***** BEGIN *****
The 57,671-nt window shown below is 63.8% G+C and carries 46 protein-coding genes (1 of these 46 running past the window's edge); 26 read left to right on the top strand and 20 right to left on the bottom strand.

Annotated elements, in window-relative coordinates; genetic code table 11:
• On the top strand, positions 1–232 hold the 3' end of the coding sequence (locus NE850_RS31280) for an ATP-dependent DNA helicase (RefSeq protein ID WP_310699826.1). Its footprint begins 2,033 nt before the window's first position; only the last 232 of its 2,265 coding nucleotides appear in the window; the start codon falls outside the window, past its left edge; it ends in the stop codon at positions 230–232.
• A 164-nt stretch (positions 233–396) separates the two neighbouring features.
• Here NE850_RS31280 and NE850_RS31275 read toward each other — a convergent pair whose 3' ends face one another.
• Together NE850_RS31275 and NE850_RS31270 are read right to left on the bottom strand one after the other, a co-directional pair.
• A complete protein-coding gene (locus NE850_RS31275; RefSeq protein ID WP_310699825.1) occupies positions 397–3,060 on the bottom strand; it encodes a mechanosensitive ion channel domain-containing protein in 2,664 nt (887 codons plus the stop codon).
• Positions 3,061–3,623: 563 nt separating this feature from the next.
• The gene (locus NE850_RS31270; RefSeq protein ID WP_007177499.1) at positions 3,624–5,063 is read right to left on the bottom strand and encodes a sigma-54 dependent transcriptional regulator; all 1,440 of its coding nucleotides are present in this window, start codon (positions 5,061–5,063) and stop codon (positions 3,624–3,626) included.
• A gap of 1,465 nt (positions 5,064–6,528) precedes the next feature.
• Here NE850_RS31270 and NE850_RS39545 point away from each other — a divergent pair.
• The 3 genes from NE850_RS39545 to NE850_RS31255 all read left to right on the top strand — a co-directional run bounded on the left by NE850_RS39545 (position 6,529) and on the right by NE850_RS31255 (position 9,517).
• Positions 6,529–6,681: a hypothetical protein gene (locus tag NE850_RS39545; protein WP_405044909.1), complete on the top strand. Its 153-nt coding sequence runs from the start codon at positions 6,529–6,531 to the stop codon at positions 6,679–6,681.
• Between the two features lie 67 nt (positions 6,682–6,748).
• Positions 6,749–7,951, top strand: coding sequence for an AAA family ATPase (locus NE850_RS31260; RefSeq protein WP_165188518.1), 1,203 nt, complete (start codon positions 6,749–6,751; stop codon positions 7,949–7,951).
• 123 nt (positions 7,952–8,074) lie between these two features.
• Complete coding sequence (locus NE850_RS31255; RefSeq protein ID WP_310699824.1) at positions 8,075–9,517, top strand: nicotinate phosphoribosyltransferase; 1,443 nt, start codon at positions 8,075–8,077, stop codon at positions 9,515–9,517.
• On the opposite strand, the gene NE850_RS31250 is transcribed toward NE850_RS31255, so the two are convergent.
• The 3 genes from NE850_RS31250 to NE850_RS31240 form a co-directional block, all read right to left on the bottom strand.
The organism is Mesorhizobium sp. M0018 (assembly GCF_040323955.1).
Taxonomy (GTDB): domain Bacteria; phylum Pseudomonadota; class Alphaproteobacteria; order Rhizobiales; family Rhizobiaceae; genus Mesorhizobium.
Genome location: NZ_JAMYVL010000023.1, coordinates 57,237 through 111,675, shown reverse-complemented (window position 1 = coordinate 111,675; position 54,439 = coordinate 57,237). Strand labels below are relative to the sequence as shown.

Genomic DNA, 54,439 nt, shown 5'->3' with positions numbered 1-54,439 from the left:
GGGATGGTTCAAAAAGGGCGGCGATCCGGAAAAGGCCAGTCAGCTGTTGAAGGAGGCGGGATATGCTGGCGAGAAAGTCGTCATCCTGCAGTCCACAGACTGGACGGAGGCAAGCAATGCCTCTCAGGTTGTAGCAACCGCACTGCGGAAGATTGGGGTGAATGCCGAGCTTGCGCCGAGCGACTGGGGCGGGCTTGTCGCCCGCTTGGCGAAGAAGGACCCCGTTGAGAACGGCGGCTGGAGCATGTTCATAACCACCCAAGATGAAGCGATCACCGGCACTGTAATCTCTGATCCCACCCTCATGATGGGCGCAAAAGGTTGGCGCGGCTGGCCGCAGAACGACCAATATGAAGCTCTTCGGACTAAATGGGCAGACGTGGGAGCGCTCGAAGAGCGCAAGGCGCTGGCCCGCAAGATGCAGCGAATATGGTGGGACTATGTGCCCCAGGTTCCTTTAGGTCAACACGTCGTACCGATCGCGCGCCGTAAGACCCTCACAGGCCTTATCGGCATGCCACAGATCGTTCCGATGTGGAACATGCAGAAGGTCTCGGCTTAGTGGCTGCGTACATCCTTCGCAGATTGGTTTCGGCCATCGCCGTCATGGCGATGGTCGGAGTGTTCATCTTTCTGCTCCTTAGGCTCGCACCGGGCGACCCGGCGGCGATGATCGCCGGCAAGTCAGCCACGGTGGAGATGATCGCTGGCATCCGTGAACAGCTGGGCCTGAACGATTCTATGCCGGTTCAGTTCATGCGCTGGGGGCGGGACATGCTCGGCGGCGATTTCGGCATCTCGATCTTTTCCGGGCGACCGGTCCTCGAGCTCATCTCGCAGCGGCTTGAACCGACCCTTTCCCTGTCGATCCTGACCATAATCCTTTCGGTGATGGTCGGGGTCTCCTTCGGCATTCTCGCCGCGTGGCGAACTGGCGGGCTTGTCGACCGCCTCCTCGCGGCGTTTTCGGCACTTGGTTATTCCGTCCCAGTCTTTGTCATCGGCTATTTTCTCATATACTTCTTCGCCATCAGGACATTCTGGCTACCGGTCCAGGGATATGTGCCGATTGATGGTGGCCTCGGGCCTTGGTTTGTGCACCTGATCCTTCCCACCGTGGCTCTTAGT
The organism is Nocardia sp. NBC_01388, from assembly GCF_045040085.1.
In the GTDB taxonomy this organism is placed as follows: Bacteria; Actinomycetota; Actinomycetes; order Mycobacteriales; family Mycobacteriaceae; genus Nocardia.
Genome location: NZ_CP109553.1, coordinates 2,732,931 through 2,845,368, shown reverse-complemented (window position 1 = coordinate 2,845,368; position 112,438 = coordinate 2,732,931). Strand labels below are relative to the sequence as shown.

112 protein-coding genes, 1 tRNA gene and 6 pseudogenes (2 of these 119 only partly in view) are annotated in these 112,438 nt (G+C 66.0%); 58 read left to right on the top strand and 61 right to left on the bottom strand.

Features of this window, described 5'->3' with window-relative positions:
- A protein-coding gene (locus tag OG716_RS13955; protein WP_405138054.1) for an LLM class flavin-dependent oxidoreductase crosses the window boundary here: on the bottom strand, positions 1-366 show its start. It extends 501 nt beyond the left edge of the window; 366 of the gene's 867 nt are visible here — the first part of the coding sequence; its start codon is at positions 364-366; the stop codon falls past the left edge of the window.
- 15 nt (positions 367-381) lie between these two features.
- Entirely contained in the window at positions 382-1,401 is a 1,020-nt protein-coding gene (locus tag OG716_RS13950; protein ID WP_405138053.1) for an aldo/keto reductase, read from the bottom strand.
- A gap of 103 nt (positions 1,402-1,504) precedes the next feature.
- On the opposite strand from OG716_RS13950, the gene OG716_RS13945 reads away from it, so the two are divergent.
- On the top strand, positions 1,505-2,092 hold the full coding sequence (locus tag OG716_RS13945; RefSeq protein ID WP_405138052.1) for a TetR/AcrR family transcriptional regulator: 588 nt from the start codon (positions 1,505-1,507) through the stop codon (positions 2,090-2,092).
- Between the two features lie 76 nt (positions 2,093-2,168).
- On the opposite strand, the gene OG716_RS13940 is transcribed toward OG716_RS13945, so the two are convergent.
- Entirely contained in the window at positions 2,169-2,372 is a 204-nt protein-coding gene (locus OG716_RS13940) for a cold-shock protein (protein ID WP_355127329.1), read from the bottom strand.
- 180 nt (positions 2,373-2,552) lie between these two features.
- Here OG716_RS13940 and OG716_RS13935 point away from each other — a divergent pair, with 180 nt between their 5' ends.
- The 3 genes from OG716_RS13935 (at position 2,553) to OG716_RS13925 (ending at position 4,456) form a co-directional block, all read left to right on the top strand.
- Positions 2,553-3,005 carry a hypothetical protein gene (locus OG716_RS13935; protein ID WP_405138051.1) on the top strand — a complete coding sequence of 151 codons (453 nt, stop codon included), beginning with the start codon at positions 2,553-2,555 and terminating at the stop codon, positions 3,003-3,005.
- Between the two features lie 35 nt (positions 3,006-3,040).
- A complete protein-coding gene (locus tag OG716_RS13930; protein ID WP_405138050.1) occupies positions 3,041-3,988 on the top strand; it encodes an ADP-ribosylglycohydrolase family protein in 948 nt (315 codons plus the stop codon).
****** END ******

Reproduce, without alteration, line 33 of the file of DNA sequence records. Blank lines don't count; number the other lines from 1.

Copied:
- A gap of 103 nt (positions 1,402-1,504) precedes the next feature.